3. The language is supposed to be the Nabathaean, spoken by the inhabitants of Arabia Petraea.
4. The writers were pilgrims. The great number around Serbal leads to the supposition that it was once a holy place. That some of the writers were Christian is evident from the crosses.
5. The age of the inscriptions he supposes to be not earlier than the 4th century. Had they been later, some tradition respecting them would probably have existed ill the time of Cosmas.
Prof. Tuch, of Leipsic, while agreeing with Beer in his alphabet and translations, differs from him in regard to the history of the inscriptions. He says the language is Arabic; the authors of them were ancient inhabitants of these mountains, in religion heathens. Pilgrimages were the occasions of the inscriptions. Their, date he fixes, not later than the 2d century B.C.
Dean Stanley, in his careful resume, states that there is a great difference of age manifested both in the pictures and letters; that they are intermixed with Greek, Arabic, and even one or two Latin words, apparently of the same date; that crosses are very numerous, and of such form as to show their Christian origin. He concludes that they are, for the most part, the work of Christian pilgrims.
It will be seen from the above statements that these singular inscriptions chiefly occur in the wadies, and on the roads leading to particular spots, such as mounts Sinai and Serbal, and the Deir at Petra. They seem to have been the work of idle loiterers, rude in their ideas of art, and ruder still in their morals; for the figures of animals are generally ludicrous, and occasionally obscene. Many of the inscriptions are evidently of remote antiquity, while others are plainly not older than our own era. That they are of Israelitish origin, as Mr. Forster maintains, no satisfactory evidence has as yet been produced. The letters are not Hebrew. Some of them resemble Phoenician characters, others are different from those of any known language. And yet it would seem they were the symbols of a language at one period universally known throughout the whole peninsula. It does seem strange that all knowledge of these characters and the people who used them has been entirely lost, and it seems stranger still that it was already lost in the 4th century. The researches of the greatest scholars of our age have been unable to solve the mystery of these inscriptions, or afford any satisfactory clue to their origin, authors, and object (Porter, Handbook for Palest. p. 17).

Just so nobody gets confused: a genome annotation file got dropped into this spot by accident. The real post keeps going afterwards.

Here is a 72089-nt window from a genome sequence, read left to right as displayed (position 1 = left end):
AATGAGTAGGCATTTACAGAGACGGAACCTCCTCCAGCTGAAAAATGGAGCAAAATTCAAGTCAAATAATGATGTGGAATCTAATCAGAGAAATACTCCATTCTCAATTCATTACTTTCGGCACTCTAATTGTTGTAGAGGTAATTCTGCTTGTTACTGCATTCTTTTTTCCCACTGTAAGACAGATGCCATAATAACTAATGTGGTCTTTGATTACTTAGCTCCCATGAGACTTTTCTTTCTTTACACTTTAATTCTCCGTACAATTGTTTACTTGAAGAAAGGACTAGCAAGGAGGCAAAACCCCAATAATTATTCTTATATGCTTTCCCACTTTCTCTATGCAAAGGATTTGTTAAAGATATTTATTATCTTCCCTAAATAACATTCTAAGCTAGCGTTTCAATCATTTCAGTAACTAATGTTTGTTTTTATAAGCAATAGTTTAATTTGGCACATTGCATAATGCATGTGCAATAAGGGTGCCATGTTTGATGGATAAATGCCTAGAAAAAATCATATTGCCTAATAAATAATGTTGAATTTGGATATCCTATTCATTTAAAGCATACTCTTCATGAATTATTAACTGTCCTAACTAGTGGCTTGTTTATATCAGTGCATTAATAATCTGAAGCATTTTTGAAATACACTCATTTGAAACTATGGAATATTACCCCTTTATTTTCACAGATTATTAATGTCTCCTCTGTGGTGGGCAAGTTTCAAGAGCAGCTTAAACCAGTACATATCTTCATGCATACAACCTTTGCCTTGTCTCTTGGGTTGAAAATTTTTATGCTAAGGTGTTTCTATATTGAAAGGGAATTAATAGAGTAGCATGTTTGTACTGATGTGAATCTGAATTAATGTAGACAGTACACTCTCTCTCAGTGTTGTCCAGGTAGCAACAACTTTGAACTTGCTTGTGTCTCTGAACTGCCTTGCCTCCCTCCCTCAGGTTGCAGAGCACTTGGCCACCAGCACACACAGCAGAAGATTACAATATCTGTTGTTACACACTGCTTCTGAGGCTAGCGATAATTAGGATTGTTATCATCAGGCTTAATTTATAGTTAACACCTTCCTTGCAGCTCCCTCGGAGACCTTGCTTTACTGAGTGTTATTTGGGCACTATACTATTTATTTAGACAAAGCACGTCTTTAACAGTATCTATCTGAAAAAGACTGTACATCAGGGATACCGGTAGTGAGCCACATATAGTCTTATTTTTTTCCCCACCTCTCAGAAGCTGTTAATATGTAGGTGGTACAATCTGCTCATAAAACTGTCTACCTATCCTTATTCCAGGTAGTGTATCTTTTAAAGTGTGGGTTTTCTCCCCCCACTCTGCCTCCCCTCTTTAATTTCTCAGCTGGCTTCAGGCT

Prof. Palmer has carefully investigated these inscriptions in the Ordnance Survey of Sinai, and his conclusions are thus summarily expressed: "They are mere scratches on the rock, the work of idle loungers, consisting, for the most part, of mere names interspersed with rude figures of men and animals. In a philological point of view they do possess a certain interest, but otherwise they are as worthless and unimportant as the Arab, Greek, and European graffiti with which they are interspersed. The language employed is Aramaean, the Shemitic dialect which in the earlier centuries of our era held throughout the East the place now occupied by the modern Arabic, and the character differs little from the Nabathaean alphabet used in the inscriptions of Idumaea and Central Syria" (Desert of the Exodus, p. 160). See, in addition to the above, and travelers in the region, Beer, Inscriptiones ad Montem Sinai, etc. (Lips. 1840); Lenormant, L'Origine Chretienne des Inscr. Sin. (Paris, 1856); Schulmann, Ueber sinait. Inschriften (Wilna, 1856); Ebers, Durch Gosen und Sinai (Leips. 1872); Sharpe, Heb. Inscriptions between Egypt and Sinai (Loud. 1875); Jour. Sac. Lit. July, 1853; Ch. of Engl. Review, April, 1857. SEE INSCRIPTIONS.